Hardware and software are separate issues. [This] is irrelevant, AND SHOULD BE, to the end user.
I completely disagree with this statement. Any good consumer should know about the major ingredients to whatever it is that they are purchasing in order to make the most informed decision. If you do not have an understanding of these ingredients then your ability to compare the final system will be weak. If you have a poor understanding of your argument then others will see right through it for its lack of validity. This is known as the fallacy of division.
It is irrelevant if hardware or software is the problem.
How is it irrelevant? If a certain hardware or a certain software do not fit your needs, then you should look at alternatives. Because they are seperable entities, you should be able to examine each individually as to not falsely conclude both are inferior just because they are bundled.
[Microsoft OS's] seriously degrade in short order after a few months to a year or so of use... Mac, if kept in it's original state, save for the usual user end software, will perform 5 or maybe even 10 years from now, just as good as the day you bought it.
I feel that it is necessary to defend Microsoft here because that is simple not the case, and a false observation by many users of this OS. The OS itself does not just slow down because you use it over time. This is more flame wars and propaganda supporting a pro Mac, anti MS agenda without merit.
Then there are the dime a dozen 3rd party apps for useless stuff that are full of memory leaks.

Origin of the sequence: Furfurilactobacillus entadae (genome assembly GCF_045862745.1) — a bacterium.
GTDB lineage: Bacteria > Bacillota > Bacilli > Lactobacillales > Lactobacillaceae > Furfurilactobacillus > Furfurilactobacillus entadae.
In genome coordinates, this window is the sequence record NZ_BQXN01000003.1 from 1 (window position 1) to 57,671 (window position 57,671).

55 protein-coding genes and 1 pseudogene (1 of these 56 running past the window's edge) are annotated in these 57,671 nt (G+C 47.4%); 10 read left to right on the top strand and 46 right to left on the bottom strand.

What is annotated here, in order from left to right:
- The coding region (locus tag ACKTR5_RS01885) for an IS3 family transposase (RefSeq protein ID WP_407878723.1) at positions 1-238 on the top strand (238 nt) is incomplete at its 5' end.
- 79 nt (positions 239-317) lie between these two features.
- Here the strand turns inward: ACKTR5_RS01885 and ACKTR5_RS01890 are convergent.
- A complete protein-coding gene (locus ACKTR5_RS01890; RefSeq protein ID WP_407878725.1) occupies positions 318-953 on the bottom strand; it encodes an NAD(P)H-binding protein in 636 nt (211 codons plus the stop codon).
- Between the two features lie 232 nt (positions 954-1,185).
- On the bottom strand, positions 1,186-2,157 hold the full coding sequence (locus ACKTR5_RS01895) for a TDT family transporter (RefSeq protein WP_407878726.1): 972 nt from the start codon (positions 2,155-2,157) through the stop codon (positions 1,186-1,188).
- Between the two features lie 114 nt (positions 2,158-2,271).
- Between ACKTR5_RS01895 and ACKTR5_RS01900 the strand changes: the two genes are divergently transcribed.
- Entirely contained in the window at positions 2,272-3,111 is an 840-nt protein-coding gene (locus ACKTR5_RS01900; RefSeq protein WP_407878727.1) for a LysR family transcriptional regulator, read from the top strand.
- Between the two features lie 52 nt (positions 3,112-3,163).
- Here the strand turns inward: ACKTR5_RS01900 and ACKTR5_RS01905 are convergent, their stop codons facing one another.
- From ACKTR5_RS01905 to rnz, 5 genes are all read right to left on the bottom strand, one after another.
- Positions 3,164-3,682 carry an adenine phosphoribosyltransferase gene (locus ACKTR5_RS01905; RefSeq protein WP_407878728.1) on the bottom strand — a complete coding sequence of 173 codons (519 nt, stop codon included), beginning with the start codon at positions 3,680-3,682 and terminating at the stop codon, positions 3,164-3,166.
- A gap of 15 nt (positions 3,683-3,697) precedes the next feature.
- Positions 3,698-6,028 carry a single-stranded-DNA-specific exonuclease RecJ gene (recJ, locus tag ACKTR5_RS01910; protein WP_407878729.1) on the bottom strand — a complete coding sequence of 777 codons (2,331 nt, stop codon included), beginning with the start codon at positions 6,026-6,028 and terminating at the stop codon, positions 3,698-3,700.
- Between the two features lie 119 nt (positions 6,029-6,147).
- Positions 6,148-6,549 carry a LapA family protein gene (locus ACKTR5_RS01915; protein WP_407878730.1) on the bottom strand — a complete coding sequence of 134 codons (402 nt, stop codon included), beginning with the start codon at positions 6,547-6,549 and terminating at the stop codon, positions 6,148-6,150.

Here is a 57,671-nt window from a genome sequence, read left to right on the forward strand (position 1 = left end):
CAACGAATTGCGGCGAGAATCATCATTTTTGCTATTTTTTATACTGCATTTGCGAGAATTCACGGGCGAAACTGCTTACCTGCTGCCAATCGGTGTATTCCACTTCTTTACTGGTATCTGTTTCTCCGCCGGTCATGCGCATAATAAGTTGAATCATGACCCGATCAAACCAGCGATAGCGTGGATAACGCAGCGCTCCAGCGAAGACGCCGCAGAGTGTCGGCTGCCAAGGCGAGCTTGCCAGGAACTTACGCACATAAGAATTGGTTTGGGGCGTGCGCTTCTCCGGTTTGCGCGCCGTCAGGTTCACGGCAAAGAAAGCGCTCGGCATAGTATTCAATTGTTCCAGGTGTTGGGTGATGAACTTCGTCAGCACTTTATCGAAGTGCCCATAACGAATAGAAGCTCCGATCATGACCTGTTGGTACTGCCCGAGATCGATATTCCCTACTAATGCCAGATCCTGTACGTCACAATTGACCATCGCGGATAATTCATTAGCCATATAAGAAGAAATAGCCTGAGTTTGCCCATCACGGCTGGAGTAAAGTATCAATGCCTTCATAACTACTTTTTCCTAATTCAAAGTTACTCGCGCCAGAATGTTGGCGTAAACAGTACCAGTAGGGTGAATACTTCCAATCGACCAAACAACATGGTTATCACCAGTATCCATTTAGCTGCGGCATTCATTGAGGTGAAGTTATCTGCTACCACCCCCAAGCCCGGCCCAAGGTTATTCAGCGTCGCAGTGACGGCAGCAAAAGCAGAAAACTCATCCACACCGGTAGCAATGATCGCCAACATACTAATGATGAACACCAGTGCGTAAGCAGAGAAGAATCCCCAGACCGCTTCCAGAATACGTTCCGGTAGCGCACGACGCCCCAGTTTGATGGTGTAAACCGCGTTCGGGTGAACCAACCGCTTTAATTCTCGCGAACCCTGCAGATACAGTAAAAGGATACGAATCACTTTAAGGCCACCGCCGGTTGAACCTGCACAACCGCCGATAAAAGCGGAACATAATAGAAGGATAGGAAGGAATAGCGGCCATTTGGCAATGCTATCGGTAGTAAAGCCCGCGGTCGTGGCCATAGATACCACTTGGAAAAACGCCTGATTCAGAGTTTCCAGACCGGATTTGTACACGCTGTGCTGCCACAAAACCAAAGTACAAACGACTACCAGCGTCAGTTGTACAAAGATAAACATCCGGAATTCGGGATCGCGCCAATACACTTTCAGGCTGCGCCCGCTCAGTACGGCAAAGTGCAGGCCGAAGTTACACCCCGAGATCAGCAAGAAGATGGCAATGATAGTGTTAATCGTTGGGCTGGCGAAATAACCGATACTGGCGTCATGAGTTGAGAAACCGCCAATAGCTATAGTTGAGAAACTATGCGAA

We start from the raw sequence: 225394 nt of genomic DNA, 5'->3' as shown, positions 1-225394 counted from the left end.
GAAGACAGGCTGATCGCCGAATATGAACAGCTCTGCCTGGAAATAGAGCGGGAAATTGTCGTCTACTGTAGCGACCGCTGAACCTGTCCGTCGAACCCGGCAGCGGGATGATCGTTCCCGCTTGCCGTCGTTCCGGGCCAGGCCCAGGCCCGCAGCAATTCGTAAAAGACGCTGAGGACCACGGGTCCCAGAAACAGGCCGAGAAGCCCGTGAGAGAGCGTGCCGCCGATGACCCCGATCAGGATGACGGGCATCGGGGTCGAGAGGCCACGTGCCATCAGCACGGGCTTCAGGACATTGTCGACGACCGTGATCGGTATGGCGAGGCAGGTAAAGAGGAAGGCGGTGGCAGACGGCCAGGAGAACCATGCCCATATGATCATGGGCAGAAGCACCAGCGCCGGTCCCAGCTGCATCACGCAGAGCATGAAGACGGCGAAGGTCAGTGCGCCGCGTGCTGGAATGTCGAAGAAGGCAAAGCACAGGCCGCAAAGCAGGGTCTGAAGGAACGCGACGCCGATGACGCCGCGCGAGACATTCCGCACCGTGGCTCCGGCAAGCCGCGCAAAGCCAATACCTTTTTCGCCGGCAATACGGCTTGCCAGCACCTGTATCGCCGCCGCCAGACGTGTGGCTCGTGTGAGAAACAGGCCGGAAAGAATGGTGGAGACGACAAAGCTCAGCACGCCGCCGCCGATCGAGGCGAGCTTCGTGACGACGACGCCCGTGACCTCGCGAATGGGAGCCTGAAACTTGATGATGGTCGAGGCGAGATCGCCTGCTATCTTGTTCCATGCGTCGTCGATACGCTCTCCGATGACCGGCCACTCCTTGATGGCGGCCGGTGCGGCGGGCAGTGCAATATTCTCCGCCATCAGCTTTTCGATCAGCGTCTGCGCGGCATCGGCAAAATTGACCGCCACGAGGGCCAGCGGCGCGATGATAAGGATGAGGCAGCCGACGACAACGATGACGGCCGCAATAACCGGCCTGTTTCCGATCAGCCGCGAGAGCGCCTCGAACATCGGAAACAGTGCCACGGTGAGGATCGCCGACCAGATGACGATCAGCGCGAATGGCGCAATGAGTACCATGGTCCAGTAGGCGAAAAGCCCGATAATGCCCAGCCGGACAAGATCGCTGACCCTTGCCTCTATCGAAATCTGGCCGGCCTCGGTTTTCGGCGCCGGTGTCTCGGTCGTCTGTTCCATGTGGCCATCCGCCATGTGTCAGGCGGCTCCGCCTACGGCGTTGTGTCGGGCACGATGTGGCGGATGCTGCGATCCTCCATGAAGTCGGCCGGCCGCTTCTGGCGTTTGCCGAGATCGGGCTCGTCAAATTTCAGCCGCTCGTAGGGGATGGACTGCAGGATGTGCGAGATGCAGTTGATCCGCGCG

All OS's are potentially susceptable to this problem. It is not just a Microsoft issues my any means. I therefore find even bringing up 3rd party apps completely irrelevant to this argument.
[Linux] hardware compatibility can be a nightmare if you are unlucky
It really has nothing to do with luck. As the consumer you should be able to figure out what is and what isn't supported for whatever operating system you are running, and Linux is no exception. In my experience every single piece of hardware that said it will work with Linux, does. Also, less relavent, every piece of hardware that did not clarify if it worked with Linux also did, it was just my responsibility as the user to figure out how.
M$ operating systems are NOTORIOUS for being sluggish and crummy - OUT OF THE BOX.
Microsoft doesn't just make home user operating systems. I would argue that for many who use Microsoft operating systems as their servers, have chosen them because of their performance with the given toolset that they use.
I am no Microsoft OS fanboy, but I will defend for the false acusations against it. My argument was quite simple: if you are going to criticize a system, you should be careful not to over generalize in projecting your specific problems to all instances, lest you incite flame wars and sound ignorant.
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